At the 2011 Chicago Auto Show, Buick announced that the 2012 Regal will be its second vehicle to sport the eAssist mild hybrid system—following in the footsteps of the 2012 Buick LaCrosse. With an EPA estimated 26 mpg city and 37 mpg highway, the 2012 Regal with eAssist will be 25 percent more fuel efficient than the conventional four-cylinder Regal.
GM’s mild hybrid system utilizes a relatively simple 15 kW motor/generator mated to a 2.4 liter Ecotec four-cylinder engine with a 6-speed transmission and connected to a 115 Volt, 65 pound lithium-ion battery which is recharged via regenerative braking. The battery is built by Hitachi and tuned for quick power input and output instead of high energy storage, as with a full hybrid or electric vehicle.
“We’re going after the low hanging fruit of hybridization,” said Steve Poulos, Buick’s Global Chief Engineer for Mild Hybrid and Battery Electric Powertrains on a call with media. “We go after the things we can do with a simpler, lower cost electrical system and try and apply those to a mainstream conventional vehicle.”
Poulos added that GM is trying to lead in the “light electrification” arena. “We’ve done a lot of work on the Chevy Volt to try and lead at the high end of things and see how far can we take a technology, but we’re also trying to lead in this more foundational approach,” he said.
The eAssist system uses the energy stored in its batteries via regenerative braking to accomplish three things, as explained by Poulos on the call:
- “After we recapture energy from regenerative braking, the first trick we do is shut the engine off and turn it back on automatically every time you come to a stop. This is typically thought of as start-stop and it is one of the features that most hybrids have and we’re able to do that very smoothly with the motor/generator.”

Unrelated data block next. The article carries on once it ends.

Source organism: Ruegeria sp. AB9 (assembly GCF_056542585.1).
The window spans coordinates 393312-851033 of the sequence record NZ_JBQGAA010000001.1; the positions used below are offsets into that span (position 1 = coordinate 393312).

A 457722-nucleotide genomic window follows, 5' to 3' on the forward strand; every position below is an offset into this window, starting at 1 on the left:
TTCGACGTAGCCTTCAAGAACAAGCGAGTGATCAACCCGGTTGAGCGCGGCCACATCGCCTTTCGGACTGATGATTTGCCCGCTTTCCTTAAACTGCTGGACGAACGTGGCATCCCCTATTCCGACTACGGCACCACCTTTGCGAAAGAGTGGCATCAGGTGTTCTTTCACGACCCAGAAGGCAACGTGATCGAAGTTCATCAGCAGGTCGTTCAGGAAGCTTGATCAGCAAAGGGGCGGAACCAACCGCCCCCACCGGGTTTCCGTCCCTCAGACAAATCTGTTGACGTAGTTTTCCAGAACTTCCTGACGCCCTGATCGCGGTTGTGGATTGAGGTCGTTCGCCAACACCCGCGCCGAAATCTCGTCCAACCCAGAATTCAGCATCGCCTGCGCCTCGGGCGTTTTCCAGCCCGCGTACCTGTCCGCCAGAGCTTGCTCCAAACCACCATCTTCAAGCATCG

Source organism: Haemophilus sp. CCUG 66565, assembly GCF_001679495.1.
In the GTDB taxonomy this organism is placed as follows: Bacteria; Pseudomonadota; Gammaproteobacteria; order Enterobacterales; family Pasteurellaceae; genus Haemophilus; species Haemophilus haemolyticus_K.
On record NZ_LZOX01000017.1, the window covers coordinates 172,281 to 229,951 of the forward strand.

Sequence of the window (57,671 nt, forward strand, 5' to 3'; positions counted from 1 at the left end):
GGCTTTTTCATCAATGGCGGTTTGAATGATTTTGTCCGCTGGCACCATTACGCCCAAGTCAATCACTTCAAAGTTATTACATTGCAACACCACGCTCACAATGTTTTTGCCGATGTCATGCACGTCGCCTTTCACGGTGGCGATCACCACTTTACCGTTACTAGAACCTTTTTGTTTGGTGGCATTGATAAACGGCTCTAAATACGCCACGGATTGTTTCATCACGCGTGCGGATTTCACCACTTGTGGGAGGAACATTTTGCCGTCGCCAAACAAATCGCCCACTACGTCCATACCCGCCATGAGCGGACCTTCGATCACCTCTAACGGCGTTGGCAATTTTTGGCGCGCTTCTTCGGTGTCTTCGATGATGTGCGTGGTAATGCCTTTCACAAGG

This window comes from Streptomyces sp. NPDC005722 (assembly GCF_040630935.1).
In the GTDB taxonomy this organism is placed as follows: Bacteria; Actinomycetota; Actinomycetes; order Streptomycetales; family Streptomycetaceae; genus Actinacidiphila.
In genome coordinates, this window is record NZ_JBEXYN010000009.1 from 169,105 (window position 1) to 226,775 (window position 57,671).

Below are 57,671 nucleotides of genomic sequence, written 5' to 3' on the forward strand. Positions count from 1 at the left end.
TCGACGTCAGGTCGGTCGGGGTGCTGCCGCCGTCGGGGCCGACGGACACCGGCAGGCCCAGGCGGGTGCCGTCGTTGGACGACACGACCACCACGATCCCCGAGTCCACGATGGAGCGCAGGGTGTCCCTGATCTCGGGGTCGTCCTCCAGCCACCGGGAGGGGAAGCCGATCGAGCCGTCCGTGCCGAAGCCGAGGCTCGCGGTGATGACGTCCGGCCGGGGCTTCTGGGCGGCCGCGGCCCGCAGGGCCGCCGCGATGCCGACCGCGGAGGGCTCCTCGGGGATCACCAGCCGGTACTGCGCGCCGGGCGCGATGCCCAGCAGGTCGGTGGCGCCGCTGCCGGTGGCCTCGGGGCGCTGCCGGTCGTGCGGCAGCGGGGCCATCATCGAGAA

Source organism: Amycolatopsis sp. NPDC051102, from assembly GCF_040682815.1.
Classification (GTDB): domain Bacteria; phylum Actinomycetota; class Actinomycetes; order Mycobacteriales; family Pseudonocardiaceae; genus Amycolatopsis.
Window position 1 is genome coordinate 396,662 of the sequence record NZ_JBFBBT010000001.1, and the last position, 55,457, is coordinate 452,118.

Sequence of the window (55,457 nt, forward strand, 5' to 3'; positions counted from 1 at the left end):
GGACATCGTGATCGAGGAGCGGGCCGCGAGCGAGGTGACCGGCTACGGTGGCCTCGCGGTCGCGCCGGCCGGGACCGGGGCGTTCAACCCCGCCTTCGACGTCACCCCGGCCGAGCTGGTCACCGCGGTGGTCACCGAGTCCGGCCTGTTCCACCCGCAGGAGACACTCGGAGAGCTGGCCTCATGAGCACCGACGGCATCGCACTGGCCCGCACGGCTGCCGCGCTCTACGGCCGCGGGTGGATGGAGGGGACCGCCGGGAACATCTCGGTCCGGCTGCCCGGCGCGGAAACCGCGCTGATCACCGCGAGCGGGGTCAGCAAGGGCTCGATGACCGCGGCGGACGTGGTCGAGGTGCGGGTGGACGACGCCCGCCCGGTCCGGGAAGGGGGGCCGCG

- “The second thing we do is we shut the fuel off completely every time we decelerate and the extra torque of the motor/generator means that when you decide to change your mind in the middle of that, you can very smoothly drive away. You will have the very quick response time you need without having to relight the engine. We can do that very aggressively—much more so than on a conventional powertrain.”
- “The third thing we do is we provide electric boost during grade type maneuvers. When we get into a [uphill] situation we can apply extra boost from the electric motor and that will keep the transmission from downshifting. With this system we are able to go two final drive ratios more economical than the base vehicle.”
GM says that the end result of the eAssist technology is a car that has the same performance, drivability and comfort as other Buicks, but with higher fuel economy. Although slightly less robust, the system bears similarities to Honda’s mild hybrid technology.
Although eAssist isn’t as flashy as the technology used in the Chevy Volt, the potential for vast fuel savings is not being overlooked by G.M. It’s an effective and affordable technology that can be spread across entire lines of vehicles, much the way that Toyota, for example, wants to extend its hybrid technology to all its popular models. After all, it’s going to take some time for fully electric and plug-in hybrid technology to reach economies of scale, and begin to come down in price.
The 2012 Buick Regal with eAssist goes on sale in late 2011.